Alzheimer's Care, Blog, Elder Law Articles, Estate Planning, Medicaid and Paying for Nursing Home Care
How will we know when it’s appropriate to move my dad from adult day care to a nursing home, or an assisted living facility? . | Chicago Long-Term Care Planning Attorney Anthony B. Ferraro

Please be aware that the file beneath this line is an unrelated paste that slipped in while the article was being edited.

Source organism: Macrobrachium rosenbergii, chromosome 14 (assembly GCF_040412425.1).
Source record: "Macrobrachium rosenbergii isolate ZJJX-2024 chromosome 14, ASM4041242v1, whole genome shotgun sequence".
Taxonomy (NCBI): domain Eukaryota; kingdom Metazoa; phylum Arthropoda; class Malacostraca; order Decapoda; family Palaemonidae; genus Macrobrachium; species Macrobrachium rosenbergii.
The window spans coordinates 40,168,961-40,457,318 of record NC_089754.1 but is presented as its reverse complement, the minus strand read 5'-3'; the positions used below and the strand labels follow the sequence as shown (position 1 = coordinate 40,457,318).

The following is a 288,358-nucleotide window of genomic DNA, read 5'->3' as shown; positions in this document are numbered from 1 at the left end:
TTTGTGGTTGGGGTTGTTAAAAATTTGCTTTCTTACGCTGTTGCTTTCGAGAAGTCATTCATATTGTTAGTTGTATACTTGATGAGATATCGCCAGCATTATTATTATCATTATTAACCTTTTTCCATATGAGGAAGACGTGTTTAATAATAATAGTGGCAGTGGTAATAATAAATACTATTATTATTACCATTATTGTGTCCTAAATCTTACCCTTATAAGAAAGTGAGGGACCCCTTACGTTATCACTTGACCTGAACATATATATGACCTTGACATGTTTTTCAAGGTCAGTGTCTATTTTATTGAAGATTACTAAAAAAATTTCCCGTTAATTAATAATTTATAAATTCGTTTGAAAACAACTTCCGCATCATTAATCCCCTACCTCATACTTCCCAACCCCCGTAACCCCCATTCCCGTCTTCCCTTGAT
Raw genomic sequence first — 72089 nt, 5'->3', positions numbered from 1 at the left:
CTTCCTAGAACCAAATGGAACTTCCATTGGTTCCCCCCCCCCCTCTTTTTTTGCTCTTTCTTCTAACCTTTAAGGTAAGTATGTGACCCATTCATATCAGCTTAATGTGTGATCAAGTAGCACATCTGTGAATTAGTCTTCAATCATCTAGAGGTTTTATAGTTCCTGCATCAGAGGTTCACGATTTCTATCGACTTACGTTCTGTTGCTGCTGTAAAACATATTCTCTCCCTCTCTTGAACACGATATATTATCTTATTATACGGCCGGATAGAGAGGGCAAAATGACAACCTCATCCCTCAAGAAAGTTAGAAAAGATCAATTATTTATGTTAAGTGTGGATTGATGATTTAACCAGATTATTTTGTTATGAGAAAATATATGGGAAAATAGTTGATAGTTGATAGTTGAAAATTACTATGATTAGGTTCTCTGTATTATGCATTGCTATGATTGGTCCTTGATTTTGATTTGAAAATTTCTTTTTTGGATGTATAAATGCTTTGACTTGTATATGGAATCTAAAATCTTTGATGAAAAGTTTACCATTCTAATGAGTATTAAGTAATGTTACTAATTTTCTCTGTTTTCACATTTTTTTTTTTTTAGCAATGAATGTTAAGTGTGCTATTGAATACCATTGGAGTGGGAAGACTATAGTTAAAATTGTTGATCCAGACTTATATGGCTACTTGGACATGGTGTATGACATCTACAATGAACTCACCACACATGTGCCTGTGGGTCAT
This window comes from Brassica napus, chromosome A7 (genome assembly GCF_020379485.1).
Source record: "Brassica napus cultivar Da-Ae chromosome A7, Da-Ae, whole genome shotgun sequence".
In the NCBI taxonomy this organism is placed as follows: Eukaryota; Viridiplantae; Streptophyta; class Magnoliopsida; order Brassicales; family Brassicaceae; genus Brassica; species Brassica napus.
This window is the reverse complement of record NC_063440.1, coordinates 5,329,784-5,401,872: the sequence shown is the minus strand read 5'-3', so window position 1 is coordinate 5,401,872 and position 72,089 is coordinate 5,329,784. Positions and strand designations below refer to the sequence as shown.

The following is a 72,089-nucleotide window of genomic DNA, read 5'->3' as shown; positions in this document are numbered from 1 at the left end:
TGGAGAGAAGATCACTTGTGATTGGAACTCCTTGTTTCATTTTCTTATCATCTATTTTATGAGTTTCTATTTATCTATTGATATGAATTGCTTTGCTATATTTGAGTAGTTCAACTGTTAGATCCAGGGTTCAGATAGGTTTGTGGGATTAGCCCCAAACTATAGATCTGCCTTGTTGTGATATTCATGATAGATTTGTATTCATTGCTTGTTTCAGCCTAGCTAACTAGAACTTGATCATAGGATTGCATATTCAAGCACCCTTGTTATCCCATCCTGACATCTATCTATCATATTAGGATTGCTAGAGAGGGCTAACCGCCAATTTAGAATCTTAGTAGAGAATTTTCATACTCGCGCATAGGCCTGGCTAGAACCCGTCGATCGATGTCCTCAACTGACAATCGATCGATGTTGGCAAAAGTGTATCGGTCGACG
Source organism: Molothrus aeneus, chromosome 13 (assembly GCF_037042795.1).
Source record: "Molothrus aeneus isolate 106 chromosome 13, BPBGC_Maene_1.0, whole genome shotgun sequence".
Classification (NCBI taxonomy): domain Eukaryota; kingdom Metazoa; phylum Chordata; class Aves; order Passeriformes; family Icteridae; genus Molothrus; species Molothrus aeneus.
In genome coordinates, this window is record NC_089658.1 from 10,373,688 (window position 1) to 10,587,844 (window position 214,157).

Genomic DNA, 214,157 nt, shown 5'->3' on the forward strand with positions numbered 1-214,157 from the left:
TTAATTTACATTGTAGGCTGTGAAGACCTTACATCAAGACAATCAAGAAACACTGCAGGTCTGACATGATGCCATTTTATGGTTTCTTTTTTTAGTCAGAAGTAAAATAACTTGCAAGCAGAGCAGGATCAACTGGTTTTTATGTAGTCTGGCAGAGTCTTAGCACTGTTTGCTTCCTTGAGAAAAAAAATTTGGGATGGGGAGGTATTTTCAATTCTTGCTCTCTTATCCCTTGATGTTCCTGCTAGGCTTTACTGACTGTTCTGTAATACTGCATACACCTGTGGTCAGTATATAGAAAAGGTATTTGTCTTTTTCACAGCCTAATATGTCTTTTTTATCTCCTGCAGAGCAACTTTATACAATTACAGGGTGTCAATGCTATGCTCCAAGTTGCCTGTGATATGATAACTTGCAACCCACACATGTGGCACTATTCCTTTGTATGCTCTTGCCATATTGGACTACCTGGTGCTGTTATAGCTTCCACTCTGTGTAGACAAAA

The answer is simple: When you no longer can care for him at home. Adult day care is just a day service, so it occupies only part of the time. Care at home is still needed for nights and weekends. There are some adult care centers that offer evening and weekend services, but often it is not enough. Some people “package” services from a home care agency with the time spent at adult day care. In addition, a home care agency can assist with evening and weekend care to reduce the strain on you, and keep your father at home longer. But as you can see, that takes quite a bit of coordination, and still a fair amount of resources, to do properly. Everyone’s situation is different and everyone has a different threshold, so you have to figure out what is appropriate for you and your loved one. It is time to consider a nursing home or assisted living facility if you are feeling overwhelmed and the quality of life at home has fallen. You need to remember that it isn’t fair to either of you if your time with your father is so strained it diminishes your quality of life. If he were to go to an eldercare facility, your time together would likely be decreased, but then your time together could be that much more focused on doing things you like together, and in a lower stress environment. Some assisted living facilities have staff members who are trained and equipped to work with Alzheimer’s residents. But many do not. You must research any long-term care operator’s limitations before making a decision. Some will accept Alzheimer’s residents until they become incontinent or require some other type of skilled care. In that case, you must consider what an extra move might mean to your father’s well being and sense of orientation. This is a decision that you, as primary caregiver, must make. Everyone has different limitations and goals. When you know you have reached your limit, make the most appropriate, effective decision for everyone involved. Realize you have done your best and that that is good enough. Let go of any guilt, for it can only destroy you. For more information about Alzheimer`s, click here for our Resource Kit.